Institutional Realities (an organization apparently off the track)

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Institutional Realities (an organization apparently off the track) This case covers several issues in governance, organization, and clinical management. Names in this case have been changed to preserve anonymity. The case is probably best used when students have completed the entire book, but it could also be used after students read the first five chapters. Religious Health Care operates in a catchment area of 225,000, called Middleville. Summary statistics on Religious and its competitors, from the AHA Guide, are shown in Table 1 below. All of the organizations in the area are not-for-profit; Although Samaritan Hospital and Protestant Hospital have religious origins, they now view themselves as secular, not-for-profit organizations.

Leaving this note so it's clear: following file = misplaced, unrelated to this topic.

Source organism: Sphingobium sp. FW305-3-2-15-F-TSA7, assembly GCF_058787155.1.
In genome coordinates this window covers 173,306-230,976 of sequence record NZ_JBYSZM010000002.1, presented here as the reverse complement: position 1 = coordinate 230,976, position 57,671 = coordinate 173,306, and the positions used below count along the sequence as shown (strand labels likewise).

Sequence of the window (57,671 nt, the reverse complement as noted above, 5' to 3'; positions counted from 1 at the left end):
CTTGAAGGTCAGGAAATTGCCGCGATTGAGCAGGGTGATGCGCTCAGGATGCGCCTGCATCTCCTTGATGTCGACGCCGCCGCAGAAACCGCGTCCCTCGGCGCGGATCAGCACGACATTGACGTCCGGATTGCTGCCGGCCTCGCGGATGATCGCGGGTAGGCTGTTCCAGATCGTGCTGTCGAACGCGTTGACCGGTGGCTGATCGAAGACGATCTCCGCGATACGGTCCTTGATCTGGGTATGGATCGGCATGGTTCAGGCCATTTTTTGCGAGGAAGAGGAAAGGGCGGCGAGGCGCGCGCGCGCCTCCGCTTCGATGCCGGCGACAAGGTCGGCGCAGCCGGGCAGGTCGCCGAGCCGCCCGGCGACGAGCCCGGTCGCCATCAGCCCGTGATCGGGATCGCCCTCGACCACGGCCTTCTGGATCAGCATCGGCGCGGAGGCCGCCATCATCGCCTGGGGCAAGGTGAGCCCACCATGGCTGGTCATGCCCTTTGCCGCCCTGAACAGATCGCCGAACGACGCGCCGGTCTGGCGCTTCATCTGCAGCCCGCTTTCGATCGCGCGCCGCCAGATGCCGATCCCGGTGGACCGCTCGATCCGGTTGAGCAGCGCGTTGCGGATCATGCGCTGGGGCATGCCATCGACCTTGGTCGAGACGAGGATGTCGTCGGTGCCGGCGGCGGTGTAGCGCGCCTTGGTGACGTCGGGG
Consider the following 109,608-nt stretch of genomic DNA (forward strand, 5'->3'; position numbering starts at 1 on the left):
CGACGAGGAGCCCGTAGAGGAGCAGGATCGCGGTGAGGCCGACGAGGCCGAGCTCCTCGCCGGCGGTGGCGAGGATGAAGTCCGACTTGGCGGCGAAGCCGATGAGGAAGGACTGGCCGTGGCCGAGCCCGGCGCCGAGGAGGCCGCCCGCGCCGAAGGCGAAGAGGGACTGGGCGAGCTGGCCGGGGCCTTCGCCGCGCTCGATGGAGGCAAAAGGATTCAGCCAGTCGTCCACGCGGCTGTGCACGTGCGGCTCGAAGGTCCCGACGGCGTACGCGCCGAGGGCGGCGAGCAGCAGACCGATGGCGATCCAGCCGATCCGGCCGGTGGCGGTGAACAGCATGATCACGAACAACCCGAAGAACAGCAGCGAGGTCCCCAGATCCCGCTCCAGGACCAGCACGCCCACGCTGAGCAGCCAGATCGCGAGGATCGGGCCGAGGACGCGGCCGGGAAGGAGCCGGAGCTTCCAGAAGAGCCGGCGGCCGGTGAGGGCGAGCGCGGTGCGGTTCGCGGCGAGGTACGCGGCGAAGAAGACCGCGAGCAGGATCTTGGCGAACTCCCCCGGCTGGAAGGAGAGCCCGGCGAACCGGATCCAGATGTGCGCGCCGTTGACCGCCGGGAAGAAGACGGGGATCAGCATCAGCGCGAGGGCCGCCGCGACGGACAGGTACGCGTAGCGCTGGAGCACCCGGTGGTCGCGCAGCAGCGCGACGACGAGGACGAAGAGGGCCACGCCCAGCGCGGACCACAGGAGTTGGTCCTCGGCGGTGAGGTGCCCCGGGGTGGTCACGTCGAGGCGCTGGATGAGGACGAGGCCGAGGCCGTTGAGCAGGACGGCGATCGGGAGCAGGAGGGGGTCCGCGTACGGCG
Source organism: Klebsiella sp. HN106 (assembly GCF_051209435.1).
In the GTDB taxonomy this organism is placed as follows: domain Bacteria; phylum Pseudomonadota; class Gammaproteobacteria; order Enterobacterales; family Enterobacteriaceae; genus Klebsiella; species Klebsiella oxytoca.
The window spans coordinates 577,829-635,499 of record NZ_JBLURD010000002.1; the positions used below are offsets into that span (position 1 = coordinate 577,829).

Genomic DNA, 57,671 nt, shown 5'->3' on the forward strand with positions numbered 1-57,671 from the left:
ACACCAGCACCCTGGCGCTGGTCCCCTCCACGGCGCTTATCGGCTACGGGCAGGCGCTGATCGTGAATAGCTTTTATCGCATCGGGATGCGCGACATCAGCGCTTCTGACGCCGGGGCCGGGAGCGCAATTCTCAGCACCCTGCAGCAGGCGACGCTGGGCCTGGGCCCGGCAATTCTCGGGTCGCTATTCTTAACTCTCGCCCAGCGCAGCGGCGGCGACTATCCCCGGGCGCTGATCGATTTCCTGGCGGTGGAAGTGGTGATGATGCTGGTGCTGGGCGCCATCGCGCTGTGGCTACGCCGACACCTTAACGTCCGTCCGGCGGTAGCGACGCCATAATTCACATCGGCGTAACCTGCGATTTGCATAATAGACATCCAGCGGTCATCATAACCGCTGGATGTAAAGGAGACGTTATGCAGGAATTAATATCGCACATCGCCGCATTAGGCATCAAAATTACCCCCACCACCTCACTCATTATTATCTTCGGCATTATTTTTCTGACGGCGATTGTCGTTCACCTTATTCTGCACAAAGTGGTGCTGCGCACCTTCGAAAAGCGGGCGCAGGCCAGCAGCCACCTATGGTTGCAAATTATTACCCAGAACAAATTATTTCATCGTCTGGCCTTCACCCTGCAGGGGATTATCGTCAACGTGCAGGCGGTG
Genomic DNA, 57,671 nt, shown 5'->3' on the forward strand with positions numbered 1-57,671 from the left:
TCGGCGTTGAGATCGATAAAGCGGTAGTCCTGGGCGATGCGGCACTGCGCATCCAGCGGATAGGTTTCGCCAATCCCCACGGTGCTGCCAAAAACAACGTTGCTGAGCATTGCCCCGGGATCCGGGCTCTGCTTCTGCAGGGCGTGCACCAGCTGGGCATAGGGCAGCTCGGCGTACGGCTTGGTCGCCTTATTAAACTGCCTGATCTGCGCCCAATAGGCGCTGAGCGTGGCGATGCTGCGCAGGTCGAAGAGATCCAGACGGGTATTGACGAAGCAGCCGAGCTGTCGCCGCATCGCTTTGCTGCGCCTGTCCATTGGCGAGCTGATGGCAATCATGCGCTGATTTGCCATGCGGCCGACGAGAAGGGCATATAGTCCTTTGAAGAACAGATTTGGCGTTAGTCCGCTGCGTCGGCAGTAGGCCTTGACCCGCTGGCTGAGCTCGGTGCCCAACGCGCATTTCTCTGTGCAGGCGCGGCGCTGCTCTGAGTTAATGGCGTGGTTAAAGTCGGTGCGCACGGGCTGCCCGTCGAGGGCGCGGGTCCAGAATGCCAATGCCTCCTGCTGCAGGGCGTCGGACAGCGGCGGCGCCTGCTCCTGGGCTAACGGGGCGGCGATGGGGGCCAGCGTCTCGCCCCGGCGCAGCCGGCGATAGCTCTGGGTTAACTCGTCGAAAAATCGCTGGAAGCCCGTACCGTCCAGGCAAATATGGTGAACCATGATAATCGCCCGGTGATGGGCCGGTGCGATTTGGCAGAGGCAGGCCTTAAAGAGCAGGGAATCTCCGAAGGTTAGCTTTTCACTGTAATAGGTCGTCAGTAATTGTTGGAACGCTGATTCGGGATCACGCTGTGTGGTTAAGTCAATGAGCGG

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Instructor’s Manual Cases and Longer Exercises The Well-Managed Healthcare Organization, 6ed Institutional Realities (an organization apparently off the track) This case covers several issues in governance, organization, and clinical management. Names in this case have been changed to preserve anonymity. The case is probably best used when students have completed the entire book, but it could also be used after students read the first five chapters. Religious Health Care operates in a catchment area of 225,000, called Middleville. Summary statistics on Religious and its competitors, from the AHA Guide, are shown in Table 1 below. All of the organizations in the area are not-for-profit; Although Samaritan Hospital and Protestant Hospital have religious origins, they now view themselves as secular, not-for-profit organizations. Table 1: Middleville Health Care Systems (From AHA Guide) Name Beds Admissions Census OP Visits Religious 575* 13,000 350 221,000 Samaritan 380 17,000 260 Protestant 350 10,000 180 * Includes 128 beds in long-term care. Births Expenses (000) Personnel 2300 $125,000 2000 175,000 1200 $130,000 1875 40,000 900 $80,000 1200 The governing board of Religious hired a consulting company to evaluate its strategic performance. As part of the consultant’s evaluation, several leaders of Religious’s units were asked their perspective of the organization’s performance. You are working for the consultant. Your job is to identify the issues from the response that should be considered further by the consultant team and possibly discussed with the governing board and the CEO. The firm has a rule, “Never offer a criticism or negative finding without suggesting how the client organization can correct it,” so you must indicate what sort of correction would be recommended as part of your list. Because you know there were about two dozen other interviews, you decide you should rank your issues in importance, to make sure the most critical get discussed. You ask the following questions. Following your questions are the responses of one unit manager. 1. The governing board and the senior management team usually have an agenda that needs more or less continuous attention for several months or years. These are areas for improvement in the core functions or activities of the organization. Please write down what you think the important elements of that agenda are. The respondent answered: This particular hospital is currently undergoing the process of reengineering, which is having significant impacts throughout the organization. Obviously, the CEO of the hospital is seen as the individual of paramount importance who is spearheading this effort. Although a consulting firm has been hired to orchestrate the reengineering efforts, the CEO and other senior management © 2006 John R. Griffith and Kenneth R. White 12 Instructor’s Manual Cases and Longer Exercises The Well-Managed Healthcare Organization, 6ed individuals have taken the brunt of the employees’ verbal assaults related to reengineering. I am not in a senior management position at this hospital. Therefore, I am not privy to what transpires at this particular level within the organization. However, I do know that not all of the board members are in support of the reengineering efforts. In fact, some of them have been rather vocal in public areas of the hospital about their disagreement with the board’s decision to approve the reengineering process. In particular, these board members have been vocal about their non-support of the CEO, related to his desire for reengineering. In my opinion, the chairperson of the board needs to gather together these few disgruntled board members and ensure that they understand the need to stand united (at least in public) over their desire to support the CEO’s reengineering efforts. Whatever disagreements the board members may have needs to remain behind closed doors. It is imperative that the board present a united front of their support of the reengineering process and their support of the CEO as its advocate. I also would encourage the board to direct the CEO to be more visible to the hospital staff as the reengineering process unfolds. One of the concerns has been that the majority of the CEO’s communication with the hospital staff about reengineering has been in writing. If the CEO were more visible to the employees, a positive response would occur. The board should direct the CEO to MBWA (Management by Walking Around). This action would also garner additional board support of the CEO, if it were to be implemented. 2. Many organizations now use balanced scorecard or multiple dimensions of performance measurement, such as productivity, profit, market trends, quality, patient satisfaction, and worker satisfaction. Tell us how Religious is using multiple dimensions of performance measurement. The respondent answered: This particular organization has been quite reticent to share particulars of how the organization is doing. Therefore, I have not been privy to copies of board reports that detail information of this nature. However, I can write of two dimensions about which there are definitely opportunities for improvement: (1) patient and family satisfactions and (2) provider satisfaction. First, patient and family satisfaction have been decreasing at the hospital for the previous eighteen months. The hospital uses a firm to tabulate the responses from discharged patient questionnaires. Prior to the start-up of the reengineering process, satisfaction scores on the returned surveys averaged in the 91st percentile. Since the reengineering process began, satisfaction has dropped to below the 85th percentile. Measures that could be taken to assess this significant decrease include soliciting input from both management and staff about what can be done to reverse this trend. Also, we need to look at responses on the surveys and identify © 2006 John R. Griffith and Kenneth R. White 13 Instructor’s Manual Cases and Longer Exercises The Well-Managed Healthcare Organization, 6ed any patterns or trends. Then we need to have specific plans to address these patterns or trends. I believe the board needs to direct the CEO to engage in additional one-on-one meetings with the employees. I think hospital employees truly want to do their best. They are just frightened of what reengineering could mean to their specific positions. In addition, perhaps the establishment of a mission services program would benefit the hospital at this time. Although there is a mission statement, there is no real formal process to ensure that the mission statement is carried out throughout the organization. Core values could be developed and inculcated throughout the hospital family. That would go a long way toward improving patient satisfaction, I believe. Second, provider satisfaction is an area in which improvement opportunities exist. Specifically, morale within the organization seems to be at an all-time low. No numbers are available, although human resources has postponed the triennial employee satisfaction survey for more than 18 months. I believe that some type of formal mechanism needs to be established in which the employees can express their concerns to a supervisor without fear of reprisal. One issue has been that employees sometimes fear airing out their concerns because they believe their positions may be in jeopardy. This practice is supposed to exist in reality. It is imperative that the board becomes more proactive in ensuring that employees are comfortable in sharing their feelings about issues. The environment of fear needs to be replaced with an environment of freedom. The CEO should be charged with the directive to proceed in this direction. 3. How does your organization deal with service line or patient outcomes control? Do you have protocols for common inpatient diseases? For common outpatient conditions? How are these developed and kept up-to-date? For what kinds of patients are Medicare and managed care contracts profitable? What should be your next steps to get better at managing specific patient groups? The respondent answered: Few systems are currently in place at this hospital that address patient outcomes control. However, that will soon change, as the first Care Center under reengineering is brought on board within the next month or so. The next steps in getting better at final product management are therefore underway. Specifically, a case management system is being developed at the hospital. This department will consist of 15 individuals who will be responsible for ensuring that patients are channeled through the continuum of care at appropriate times. A component of the case management function will be the incorporation of critical paths into the care regime. It is my understanding that protocols for common inpatient diseases and common outpatient conditions do exist at this hospital. Because my area of responsibility is the skilled nursing facility, I am not in a position to be heavily © 2006 John R. Griffith and Kenneth R. White 14 Instructor’s Manual Cases and Longer Exercises The Well-Managed Healthcare Organization, 6ed involved with these protocols. However, they have been developed and kept upto-date by the utilization review department. This hospital is making a profit on Medicare patients because there is a large skilled nursing facility (SNF) physically located on the fifth floor of the building. Initially, the SNF had 26 beds. However, to meet the volume of Medicare business, 12 additional beds were recently added. The physicians are more willing to discharge their Medicare patients from the acute care sections earlier if they know the patients will go to the hospital-based SNF. Once the three-day acute care stay is met, many of the Medicare patients are discharged to the subacute level. A long-term acute care hospital has recently begun operations at the hospital. This hospital-within-a-hospital concept will assist in ensuring that ventilator patients and patients needing months of wound therapy related to Stage IV wounds can leave the acute care setting and go to the long-term acute setting timely. © 2006 John R. Griffith and Kenneth R. White 15 ...